Who won the reformation?



Who won the reformation?

The Western world has not known quite what to do with the 500th anniversary of the Protestant Reformation. The powerful Protestant establishments that would have once celebrated the quincentenary wholeheartedly are mostly weak or impotent or gone, and while the disreputable sort of Calvinist and the disreputable sort of Catholic still brawl online, in official ecclesiastical circles the rule is to speak of the Reformation in regretful tones, like children following a bad divorce who hope that now that many years have passed the divided family can come together for a holiday, or at least an ecumenical communion service.

Meanwhile, the secular intelligentsia can only really celebrate the Reformation’s anniversary in instrumental terms. From the perspective of official liberalism, most of the Reformation fathers were fundamentalists and bigots, even worse in some cases than the Catholics they opposed. So for the Lutheran and Calvinist rebellions to be worth memorializing, it must be as a means to secularizing ends — the liberation of the individual from the shackles of religious authority, which allowed scientific inquiry and capitalism to flourish, made secular politics possible, and ultimately permitted liberalism to triumph.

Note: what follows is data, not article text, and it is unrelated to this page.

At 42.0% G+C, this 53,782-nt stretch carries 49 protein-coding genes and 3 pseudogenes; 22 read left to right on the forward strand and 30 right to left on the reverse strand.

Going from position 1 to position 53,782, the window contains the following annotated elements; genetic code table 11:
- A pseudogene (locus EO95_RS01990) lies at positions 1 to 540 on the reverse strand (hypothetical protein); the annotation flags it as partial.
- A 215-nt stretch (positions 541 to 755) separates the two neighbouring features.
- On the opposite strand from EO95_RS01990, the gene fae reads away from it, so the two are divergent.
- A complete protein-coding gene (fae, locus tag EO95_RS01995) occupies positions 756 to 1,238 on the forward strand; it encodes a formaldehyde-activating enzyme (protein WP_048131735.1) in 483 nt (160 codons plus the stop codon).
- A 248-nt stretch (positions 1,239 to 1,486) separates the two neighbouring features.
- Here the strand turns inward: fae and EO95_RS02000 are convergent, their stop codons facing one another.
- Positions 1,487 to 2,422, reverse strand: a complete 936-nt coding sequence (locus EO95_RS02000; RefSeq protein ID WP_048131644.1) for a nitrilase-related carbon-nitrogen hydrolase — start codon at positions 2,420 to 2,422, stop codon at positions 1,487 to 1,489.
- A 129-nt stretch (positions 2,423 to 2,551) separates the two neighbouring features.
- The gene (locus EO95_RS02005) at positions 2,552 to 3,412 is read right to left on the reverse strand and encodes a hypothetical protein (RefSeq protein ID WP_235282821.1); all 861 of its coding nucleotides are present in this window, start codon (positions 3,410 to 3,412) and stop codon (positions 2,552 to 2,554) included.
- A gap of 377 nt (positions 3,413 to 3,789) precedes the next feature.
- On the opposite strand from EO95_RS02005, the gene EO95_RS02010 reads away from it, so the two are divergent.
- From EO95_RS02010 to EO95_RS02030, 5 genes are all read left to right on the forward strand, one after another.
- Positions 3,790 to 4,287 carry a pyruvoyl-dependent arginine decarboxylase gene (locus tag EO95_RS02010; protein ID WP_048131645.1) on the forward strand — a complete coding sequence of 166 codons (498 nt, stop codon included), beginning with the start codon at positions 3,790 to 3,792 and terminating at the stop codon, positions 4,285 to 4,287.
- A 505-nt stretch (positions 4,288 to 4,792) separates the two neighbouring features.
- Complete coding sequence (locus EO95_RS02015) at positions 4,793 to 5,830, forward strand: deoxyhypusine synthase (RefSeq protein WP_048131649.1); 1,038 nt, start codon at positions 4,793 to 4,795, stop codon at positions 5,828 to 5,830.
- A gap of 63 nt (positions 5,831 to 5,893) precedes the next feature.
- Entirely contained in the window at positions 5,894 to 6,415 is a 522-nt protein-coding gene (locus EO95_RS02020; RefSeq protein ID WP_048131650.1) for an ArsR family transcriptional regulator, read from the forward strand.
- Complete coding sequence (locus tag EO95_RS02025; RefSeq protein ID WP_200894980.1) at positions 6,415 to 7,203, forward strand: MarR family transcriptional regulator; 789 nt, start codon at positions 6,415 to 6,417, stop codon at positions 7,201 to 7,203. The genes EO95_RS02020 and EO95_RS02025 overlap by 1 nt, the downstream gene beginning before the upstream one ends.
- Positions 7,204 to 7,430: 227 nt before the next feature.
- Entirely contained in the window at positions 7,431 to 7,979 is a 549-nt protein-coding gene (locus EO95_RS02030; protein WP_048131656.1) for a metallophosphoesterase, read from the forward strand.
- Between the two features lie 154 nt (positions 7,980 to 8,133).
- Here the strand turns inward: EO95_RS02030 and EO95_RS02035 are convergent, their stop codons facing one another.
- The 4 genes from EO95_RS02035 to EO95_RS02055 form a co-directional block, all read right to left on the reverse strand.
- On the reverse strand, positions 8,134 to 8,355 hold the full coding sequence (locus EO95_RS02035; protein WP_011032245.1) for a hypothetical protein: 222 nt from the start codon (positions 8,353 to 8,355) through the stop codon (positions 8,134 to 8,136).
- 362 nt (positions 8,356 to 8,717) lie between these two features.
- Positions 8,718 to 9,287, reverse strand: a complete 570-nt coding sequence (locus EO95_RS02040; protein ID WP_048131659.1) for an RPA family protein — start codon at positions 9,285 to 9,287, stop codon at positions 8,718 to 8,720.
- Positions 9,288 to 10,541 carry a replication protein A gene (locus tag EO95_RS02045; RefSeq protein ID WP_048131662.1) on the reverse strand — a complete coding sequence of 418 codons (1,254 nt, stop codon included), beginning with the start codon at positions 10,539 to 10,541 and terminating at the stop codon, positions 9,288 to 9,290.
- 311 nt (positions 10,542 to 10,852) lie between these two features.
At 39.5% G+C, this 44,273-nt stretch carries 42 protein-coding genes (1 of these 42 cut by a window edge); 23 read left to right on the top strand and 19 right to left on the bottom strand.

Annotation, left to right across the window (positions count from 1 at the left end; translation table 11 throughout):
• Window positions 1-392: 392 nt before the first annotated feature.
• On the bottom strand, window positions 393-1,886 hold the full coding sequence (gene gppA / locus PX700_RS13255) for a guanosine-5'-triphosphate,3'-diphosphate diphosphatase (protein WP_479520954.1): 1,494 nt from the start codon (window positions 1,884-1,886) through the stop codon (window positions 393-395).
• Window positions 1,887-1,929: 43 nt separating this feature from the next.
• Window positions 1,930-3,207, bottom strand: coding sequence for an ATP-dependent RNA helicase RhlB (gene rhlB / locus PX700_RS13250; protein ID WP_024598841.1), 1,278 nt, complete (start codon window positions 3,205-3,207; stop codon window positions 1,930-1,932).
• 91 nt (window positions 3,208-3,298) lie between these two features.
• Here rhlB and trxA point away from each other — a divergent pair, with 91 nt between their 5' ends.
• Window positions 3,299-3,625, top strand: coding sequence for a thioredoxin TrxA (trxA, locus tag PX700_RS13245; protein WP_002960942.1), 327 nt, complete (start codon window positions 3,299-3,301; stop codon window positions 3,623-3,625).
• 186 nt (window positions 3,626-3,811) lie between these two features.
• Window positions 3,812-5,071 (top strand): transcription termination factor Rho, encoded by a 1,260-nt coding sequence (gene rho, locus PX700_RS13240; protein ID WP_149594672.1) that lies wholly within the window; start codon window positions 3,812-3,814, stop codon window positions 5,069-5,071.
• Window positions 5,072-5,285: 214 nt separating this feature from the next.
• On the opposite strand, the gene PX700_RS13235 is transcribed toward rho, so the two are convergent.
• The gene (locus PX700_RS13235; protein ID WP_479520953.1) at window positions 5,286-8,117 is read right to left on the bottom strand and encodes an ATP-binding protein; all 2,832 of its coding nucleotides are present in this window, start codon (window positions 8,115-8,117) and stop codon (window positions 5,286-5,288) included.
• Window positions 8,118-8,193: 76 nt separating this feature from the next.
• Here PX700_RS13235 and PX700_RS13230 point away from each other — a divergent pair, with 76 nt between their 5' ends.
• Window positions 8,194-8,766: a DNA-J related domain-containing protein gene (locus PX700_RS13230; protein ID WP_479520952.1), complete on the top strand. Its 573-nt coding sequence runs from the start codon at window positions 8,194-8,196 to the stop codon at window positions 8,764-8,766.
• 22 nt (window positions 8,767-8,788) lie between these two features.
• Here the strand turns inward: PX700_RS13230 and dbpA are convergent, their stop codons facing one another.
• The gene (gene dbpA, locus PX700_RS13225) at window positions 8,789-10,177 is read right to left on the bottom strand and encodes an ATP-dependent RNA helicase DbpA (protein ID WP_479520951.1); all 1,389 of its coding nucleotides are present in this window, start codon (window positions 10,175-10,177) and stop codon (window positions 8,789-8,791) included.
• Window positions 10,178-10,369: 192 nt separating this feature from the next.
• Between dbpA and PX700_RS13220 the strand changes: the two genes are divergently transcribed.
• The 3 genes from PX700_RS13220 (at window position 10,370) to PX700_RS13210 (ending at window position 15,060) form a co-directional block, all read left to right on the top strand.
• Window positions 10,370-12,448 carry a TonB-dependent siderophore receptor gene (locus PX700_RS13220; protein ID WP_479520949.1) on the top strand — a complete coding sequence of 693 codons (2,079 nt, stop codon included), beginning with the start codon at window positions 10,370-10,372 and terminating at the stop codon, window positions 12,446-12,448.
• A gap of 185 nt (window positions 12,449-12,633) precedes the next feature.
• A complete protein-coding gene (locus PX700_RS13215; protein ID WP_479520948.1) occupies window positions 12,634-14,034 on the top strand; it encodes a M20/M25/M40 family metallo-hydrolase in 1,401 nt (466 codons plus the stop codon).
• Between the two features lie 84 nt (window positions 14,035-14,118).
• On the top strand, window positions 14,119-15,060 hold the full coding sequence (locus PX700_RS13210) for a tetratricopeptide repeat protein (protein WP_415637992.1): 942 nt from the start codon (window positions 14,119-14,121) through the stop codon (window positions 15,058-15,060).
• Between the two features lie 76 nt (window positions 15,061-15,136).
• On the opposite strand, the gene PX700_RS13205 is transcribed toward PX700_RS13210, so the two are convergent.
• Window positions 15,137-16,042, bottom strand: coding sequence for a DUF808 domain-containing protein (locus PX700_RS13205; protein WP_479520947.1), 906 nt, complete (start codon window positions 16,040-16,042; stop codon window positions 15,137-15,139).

It wasn’t Protestants or Catholics; it was commercial interests and the authoritarian state.

To read the full article, please click the hyper-link: Posted by nSalik


Does God Exist?


    Editorial Note:

    This thread was initiated in email loop by Syed Imtiaz Bokhari after reading an article in daily New York Times.            Syed Nayyar Bokhari provided a video from Facebook providing reasons in favor of Existence of God.                                   For serious discussion, this thread has been established in TFUSA website.

    nSalik {Noor Salik}

    “Does God exist? – Neil deGrasse Tyson and Michio Kaku Debate” on YouTube

    On Oct 24, 2017 11:13 AM, “Nayyar Bokhari” <> wrote:

    On Friday, October 20, 2017 10:32 AM, Bokhari Imtiaz
    Hi members, I downloaded this article from today’s NYT.
     Unknown Unknowns: Three Inquiries into Religion” philosopher Tim Crane is an atheist.